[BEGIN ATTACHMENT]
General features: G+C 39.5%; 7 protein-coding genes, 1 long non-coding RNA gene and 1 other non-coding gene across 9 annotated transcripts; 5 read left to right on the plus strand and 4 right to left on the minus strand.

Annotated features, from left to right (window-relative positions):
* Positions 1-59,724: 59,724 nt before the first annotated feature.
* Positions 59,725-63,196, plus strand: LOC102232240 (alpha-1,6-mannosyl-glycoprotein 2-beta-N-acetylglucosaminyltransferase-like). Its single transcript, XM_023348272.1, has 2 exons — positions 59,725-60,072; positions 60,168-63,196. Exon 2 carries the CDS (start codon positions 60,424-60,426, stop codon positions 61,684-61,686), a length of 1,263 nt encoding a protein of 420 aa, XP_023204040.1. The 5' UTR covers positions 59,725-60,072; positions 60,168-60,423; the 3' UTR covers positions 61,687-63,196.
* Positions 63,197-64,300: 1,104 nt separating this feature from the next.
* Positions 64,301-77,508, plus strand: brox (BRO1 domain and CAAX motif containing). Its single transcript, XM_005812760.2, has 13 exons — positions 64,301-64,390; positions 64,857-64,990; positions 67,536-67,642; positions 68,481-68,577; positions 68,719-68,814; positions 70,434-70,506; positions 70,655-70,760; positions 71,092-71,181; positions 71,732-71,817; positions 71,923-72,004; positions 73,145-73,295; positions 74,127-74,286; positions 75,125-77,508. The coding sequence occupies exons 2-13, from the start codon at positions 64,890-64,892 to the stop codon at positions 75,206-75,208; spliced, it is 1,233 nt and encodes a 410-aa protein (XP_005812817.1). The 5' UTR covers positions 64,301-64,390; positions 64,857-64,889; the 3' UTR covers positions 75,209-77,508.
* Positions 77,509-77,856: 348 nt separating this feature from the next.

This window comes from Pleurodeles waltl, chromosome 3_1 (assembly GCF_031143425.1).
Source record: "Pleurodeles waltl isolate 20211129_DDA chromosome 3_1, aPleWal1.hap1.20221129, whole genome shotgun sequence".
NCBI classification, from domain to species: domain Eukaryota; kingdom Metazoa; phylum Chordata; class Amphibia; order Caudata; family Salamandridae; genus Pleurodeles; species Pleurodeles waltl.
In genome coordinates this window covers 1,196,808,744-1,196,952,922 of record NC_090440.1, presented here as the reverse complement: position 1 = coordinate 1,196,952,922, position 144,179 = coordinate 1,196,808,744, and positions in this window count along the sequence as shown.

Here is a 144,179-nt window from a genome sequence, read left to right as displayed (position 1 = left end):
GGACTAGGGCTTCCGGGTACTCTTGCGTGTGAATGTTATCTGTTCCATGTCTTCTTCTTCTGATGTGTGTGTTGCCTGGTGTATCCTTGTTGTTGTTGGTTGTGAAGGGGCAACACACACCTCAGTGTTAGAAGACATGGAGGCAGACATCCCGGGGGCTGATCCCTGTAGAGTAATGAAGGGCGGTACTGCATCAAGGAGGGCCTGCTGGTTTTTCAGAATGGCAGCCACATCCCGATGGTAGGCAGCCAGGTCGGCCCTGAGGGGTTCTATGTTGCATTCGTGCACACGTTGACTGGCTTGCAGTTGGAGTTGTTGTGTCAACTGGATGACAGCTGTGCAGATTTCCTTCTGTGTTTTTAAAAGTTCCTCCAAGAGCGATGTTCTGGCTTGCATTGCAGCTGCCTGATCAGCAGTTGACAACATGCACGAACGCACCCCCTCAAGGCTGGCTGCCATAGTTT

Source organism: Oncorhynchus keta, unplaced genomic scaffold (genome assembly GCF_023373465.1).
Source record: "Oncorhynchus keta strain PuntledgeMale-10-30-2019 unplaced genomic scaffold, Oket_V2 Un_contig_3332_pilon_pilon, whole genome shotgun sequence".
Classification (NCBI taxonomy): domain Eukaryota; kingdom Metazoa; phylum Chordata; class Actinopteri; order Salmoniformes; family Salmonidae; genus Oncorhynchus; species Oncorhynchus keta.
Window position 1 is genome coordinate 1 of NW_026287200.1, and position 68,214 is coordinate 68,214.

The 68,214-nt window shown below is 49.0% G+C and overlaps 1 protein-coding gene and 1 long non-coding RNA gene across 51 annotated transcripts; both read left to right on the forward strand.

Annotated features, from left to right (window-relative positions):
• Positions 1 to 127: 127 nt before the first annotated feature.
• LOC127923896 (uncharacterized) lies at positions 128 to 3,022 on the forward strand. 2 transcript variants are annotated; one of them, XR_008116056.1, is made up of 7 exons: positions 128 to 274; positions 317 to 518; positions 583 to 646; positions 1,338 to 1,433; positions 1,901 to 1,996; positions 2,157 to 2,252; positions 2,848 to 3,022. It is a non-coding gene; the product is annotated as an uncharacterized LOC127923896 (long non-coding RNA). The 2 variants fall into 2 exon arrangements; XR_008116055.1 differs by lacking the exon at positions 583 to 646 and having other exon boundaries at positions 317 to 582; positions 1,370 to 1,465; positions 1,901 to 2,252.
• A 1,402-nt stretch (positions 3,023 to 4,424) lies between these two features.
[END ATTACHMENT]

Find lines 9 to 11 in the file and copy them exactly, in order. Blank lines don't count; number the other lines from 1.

Source record: "Pleurodeles waltl isolate 20211129_DDA chromosome 3_1, aPleWal1.hap1.20221129, whole genome shotgun sequence".
NCBI classification, from domain to species: domain Eukaryota; kingdom Metazoa; phylum Chordata; class Amphibia; order Caudata; family Salamandridae; genus Pleurodeles; species Pleurodeles waltl.
In genome coordinates this window covers 1,196,808,744-1,196,952,922 of record NC_090440.1, presented here as the reverse complement: position 1 = coordinate 1,196,952,922, position 144,179 = coordinate 1,196,808,744, and positions in this window count along the sequence as shown.